A letter from T. W. Parker that was sent
to his grandson, Charles Parker. Courtesy of Peter Parker.
|A transcript of the letter
on the left, that was written by Thomas Wheatley Parker, and
sent to his grandson Charles Parker, in June 1889. It describes
Thomas Parker’s early career:
father left home when he was about 18, and after working and
tramping about the country for several years, came to work by me
on the 2nd
December 1867. Went to the lower works on the 26th August
1868, left on the 10th October, 1874, went to Birmingham on the
13th and to the old Union Mills
on the 14th. Left on the 21st
April, 1875, began again at Coalbrookdale on 3rd May 1875,
left on 7th October, 1882, went to Wolverhampton. Your father
will be able to judge between the above dates, when he made the
lathe and pump and grate. The driving wheel for the lathe was
cast on the 4th
August, 1868, the day on which Strethill Farm was burnt down.
I went to see it, and it could not be cast ‘till I came back. It
was cast in the cellar.
Signed T. W. Parker
By 1875 the family had moved to "The Laurels", which was nearer
to the Coalbrookdale Company's offices and Alfred and Annie were
time, the Coalbrookdale Company where producing elaborate
stoves and fireplaces, domestic ironware and a rapidly
increasing range of rainwater and soil goods, such as
gutters, drainpipes and gratings.
The company also produced
high pressure pumping engines, and in response to this,
Thomas, in collaboration with Philip Weston, invented the
Parker and Weston Patent Steam Pump in 1876.
This was Thomas's first major invention, which was manufactured
exclusively by the Coalbrookdale Company and sold throughout
the world. Philip Weston was a machinist at the works and he
and Thomas took out two patents for the pump.
Eight years later they were presented with a medal for the
invention, at the Inventions Exhibition in London. This was
the first of Thomas’s many inventions to receive any
recognition and he attributed this presentation as his real
start in life.
Thomas, on his return to Coalbrookdale.
Courtesy of Gail Tudor.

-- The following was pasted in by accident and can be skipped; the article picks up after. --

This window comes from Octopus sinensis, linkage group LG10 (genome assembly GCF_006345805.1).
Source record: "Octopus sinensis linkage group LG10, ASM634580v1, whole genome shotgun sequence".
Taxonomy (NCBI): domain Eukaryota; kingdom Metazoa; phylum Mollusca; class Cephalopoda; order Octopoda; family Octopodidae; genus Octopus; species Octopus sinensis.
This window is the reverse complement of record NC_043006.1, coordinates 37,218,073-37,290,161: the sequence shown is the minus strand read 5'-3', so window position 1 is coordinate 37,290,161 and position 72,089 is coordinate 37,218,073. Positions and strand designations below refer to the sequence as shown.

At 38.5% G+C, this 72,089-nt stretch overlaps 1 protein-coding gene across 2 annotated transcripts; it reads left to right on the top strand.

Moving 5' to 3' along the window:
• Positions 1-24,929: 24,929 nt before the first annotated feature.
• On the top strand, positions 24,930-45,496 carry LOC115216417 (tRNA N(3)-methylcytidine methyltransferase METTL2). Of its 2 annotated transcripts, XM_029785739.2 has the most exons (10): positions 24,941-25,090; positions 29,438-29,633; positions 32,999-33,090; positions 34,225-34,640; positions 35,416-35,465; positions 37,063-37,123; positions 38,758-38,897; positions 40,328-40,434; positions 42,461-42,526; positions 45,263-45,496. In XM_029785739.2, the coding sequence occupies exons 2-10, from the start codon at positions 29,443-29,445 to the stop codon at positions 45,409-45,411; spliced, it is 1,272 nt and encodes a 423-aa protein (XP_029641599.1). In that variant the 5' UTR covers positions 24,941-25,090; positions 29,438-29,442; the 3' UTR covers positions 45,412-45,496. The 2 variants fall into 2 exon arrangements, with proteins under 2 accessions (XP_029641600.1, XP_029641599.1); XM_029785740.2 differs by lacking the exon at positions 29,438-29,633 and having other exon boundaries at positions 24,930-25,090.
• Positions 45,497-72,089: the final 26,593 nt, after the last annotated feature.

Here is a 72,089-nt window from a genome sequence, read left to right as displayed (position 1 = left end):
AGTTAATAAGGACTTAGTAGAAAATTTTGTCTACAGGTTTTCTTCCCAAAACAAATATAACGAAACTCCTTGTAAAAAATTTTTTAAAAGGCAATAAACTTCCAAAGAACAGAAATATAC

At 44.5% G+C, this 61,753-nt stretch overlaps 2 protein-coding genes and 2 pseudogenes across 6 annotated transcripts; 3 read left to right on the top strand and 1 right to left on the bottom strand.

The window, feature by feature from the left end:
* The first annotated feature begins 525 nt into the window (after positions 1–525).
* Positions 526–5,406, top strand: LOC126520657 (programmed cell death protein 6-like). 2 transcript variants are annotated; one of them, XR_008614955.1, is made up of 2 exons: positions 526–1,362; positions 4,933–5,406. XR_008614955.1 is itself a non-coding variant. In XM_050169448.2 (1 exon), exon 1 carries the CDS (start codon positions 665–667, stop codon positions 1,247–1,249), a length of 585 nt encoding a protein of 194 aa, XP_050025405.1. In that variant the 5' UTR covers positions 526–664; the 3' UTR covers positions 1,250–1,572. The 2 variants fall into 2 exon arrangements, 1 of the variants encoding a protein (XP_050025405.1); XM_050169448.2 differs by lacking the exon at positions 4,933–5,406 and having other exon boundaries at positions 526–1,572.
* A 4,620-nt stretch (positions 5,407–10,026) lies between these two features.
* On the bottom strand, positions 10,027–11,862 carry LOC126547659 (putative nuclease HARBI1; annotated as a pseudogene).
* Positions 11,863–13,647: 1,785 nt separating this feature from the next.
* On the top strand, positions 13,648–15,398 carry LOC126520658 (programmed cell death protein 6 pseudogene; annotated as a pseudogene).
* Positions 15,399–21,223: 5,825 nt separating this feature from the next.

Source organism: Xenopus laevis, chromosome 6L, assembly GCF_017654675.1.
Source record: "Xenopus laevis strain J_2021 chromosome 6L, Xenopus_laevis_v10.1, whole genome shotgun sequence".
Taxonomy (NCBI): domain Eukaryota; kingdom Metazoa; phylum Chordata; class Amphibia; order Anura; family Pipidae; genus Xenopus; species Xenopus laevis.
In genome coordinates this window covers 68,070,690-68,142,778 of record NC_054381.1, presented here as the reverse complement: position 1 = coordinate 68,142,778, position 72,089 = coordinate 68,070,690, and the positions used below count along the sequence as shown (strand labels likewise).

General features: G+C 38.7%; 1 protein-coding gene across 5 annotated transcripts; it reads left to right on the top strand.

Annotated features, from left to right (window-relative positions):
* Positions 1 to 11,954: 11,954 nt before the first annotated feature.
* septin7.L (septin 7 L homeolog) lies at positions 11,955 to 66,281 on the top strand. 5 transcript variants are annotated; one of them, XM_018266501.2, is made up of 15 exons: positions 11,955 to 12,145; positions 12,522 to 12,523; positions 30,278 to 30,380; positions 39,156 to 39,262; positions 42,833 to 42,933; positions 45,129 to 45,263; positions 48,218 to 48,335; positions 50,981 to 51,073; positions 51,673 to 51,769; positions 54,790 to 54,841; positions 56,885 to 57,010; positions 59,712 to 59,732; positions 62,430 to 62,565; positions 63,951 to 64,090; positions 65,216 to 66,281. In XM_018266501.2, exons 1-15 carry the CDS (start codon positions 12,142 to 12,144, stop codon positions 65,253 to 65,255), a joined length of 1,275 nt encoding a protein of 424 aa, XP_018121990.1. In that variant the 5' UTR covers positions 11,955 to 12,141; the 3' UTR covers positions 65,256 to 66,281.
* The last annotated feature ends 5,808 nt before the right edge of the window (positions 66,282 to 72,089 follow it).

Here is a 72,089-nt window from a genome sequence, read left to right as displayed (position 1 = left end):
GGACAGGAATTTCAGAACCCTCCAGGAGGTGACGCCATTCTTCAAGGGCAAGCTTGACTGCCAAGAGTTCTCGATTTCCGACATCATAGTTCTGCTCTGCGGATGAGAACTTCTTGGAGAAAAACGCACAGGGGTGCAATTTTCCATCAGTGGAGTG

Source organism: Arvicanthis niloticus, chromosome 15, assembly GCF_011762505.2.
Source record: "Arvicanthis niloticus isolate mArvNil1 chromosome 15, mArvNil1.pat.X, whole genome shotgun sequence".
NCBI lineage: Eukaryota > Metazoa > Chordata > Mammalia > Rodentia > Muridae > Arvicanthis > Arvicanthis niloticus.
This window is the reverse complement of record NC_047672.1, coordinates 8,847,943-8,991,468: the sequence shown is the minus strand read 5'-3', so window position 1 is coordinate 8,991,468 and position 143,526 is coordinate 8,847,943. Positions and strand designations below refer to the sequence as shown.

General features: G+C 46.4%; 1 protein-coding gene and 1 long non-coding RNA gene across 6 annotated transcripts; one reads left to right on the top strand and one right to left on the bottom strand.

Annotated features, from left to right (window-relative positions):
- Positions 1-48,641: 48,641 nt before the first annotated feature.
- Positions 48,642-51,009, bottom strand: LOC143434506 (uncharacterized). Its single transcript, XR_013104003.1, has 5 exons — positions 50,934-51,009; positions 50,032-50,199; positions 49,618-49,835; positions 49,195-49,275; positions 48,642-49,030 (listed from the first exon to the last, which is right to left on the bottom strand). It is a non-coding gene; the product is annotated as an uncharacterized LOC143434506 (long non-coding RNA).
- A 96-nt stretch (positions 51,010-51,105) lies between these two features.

Courtesy of the library and archives of the Ironbridge Gorge Museum, Coalbrookdale.
|Read a detailed description of
Parker and Weston steam pump
from 'Engineering' magazine
|The valve arrangements in the Parker & Weston pump
were used in all of the Coalbrookdale Company's pumps in
1878, as can be seen from the small section of an
article that follows. This is part of a series of articles
in 'The Engineer' describing some of the exhibits at the
1878 Paris Exhibition:
19th July, 1878. The Paris
Direct-acting steam pumps are
exhibited by several makers, the
Coalbrookdale Company making a
good show of different sizes of
ram and plunger pumps, some
fitted with a condenser and
others with an arrangement of
adjustable cataract, by which
the pump may be made to work
exclusively through any desired
range above half stroke….
….The company exhibited some of
their pumps in action pumping
tar, and capable of pumping
pottery slip or slurry; and a
direct acting blowing engine for
forges, cupolas, and for
ventilating. This consists
simply of the steam cylinder of
the direct-acting steam pump
with the pumping cylinder
replaced by a blowing cylinder,
surmounted by a large air
vessel. This, like all the pumps
exhibited, is fitted with
Messrs. Parker and Weston's
patent direct-acting pump valve
Coalbrookdale in Thomas's time. From an old
The patent grant and the seal for the
Parker Weston steam pump. Courtesy of the library and archives
of the Ironbridge Gorge Museum, at Coalbrookdale.
In about 1878 he designed and built a large dynamo for the firm's electro-plating department. The art casting
department at the works used electro-deposition of bronze and
copper finishes on a large scale.
The electricity previously
came from huge battery cells, which would have needed a lot of
maintenance and only supplied a limited amount of power.
This must have been one of the first dynamos in